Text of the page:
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Early Georgian Portraits Catalogue

Maria Clementina Sobieska (1702-1735), Wife of Prince James Francis Edward Stuart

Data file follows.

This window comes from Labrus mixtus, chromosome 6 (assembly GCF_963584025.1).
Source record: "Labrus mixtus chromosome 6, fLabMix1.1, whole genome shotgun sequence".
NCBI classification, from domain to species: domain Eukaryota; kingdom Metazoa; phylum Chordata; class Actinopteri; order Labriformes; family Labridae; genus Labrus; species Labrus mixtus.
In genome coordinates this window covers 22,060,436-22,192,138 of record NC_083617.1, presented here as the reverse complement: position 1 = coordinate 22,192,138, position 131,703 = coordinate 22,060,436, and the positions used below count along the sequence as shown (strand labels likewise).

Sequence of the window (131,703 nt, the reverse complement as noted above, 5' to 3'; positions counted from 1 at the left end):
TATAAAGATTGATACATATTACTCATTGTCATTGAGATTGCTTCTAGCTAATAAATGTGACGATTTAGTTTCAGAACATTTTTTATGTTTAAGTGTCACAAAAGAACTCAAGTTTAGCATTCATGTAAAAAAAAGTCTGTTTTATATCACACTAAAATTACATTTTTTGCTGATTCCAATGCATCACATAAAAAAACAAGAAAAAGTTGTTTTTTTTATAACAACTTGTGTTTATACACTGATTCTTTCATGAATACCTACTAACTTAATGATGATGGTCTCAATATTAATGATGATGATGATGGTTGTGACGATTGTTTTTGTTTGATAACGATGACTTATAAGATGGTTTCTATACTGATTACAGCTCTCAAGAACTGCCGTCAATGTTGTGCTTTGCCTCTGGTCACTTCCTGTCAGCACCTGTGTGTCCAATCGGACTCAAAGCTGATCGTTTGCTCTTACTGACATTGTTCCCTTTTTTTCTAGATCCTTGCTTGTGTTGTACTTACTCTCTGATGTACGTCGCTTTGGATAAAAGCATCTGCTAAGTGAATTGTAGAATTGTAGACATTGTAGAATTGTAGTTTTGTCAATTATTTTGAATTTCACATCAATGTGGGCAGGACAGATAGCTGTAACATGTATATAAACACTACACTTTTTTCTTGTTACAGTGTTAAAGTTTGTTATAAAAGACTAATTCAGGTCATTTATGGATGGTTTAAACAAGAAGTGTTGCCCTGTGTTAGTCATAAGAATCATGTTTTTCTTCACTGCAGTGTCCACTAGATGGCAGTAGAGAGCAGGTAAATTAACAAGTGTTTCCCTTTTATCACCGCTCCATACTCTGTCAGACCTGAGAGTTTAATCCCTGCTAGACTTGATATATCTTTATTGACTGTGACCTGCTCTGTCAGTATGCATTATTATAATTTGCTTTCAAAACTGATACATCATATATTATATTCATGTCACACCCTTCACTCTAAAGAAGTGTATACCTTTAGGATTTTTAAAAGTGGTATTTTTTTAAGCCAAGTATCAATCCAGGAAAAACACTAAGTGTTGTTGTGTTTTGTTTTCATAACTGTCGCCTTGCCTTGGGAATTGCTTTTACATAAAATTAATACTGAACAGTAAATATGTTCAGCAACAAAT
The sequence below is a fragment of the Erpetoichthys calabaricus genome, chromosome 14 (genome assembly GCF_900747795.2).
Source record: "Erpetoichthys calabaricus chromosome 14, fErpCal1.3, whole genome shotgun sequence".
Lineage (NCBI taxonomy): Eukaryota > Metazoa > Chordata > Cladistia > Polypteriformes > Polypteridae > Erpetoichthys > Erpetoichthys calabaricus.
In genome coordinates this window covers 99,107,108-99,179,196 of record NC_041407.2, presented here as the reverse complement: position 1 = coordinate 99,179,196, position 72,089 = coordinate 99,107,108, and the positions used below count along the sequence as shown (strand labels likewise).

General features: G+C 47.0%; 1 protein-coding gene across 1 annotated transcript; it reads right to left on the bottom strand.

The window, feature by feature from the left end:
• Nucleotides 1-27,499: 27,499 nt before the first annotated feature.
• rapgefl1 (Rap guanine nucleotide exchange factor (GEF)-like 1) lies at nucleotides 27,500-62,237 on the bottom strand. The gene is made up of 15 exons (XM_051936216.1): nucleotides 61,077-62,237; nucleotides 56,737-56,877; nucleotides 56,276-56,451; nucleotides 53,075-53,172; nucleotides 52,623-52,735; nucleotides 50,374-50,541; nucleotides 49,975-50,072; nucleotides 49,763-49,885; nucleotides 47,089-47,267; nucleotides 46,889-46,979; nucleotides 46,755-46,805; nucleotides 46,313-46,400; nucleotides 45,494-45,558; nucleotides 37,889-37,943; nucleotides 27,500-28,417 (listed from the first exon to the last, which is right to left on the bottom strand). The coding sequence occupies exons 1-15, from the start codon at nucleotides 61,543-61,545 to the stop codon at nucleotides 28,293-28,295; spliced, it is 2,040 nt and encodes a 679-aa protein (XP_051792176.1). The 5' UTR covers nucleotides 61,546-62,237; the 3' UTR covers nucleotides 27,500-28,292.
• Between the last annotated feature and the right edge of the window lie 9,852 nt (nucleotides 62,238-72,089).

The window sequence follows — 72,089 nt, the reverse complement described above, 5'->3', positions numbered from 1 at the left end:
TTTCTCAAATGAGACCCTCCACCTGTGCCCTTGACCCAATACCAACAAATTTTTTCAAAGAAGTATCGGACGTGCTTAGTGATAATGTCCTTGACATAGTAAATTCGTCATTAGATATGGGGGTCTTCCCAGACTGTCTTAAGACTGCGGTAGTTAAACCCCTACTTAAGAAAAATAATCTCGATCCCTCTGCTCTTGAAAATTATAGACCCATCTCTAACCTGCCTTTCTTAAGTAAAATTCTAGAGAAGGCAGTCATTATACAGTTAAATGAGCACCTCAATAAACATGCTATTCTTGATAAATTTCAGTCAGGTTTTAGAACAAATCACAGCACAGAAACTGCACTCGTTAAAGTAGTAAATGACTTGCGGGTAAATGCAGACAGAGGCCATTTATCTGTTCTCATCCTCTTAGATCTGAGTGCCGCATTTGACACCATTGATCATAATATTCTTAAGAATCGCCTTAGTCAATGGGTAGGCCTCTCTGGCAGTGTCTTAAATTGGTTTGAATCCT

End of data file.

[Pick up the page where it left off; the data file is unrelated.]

Apart from the years 1725-27 when she withdrew to a convent, the main types were painted between 1719 and 1735. A portrait taken on her arrival in Italy by Trevisani and sent to James in Spain was kept by Elizabeth Farnese whose 'petit vol' was apparently approved both by James and Maria. [1] Acquired, 1848, by the Prado (2275) from Isobel Farnese and on loan since 1948 to the Spanish Embassy in Lima, Peru, the portrait is mentioned in the French translation of the 1913 museum catalogue [2] but not in 1933 or thereafter. A copy was made by David for James Murray of Stormont and others, in turn, were made from this. [3] A portrait in the Scottish NPG (886) [4] since 1918, by or after Trevisani, shows the sitter holding a fan in her left hand, her right hand resting on a table on which there is a watch and crown. Presumably painted after her marriage or possibly earlier with the crown a later addition, it remained until c.1900 in the family of the Chevalier Urquhart, a gentleman-in-waiting to Charles in Florence in 1770, [5] and then passed to the monastery of Fort Augustus; thence to the Scottish NPG. This portrait or one similar, known from the engraving by Chéreau (F. O'Donoghue and Sir Henry M. Hake, Catalogue of Engraved British Portraits ... in the British Museum, 1908-25, 11) published in Paris and lettered Trinisani Romae Pinxit en 1721 might derive from the Trevisani sent to Spain. No oil exactly corresponding with the Chéreau engraving is known but a miniature, pair with her husband, was at Christie's, 15 October 1951, lot 47, from the collection of Miss Helen Carew. An engraving of the marriage ceremony by Anton Fritz after A. Massucci was published in Rome after September 1719.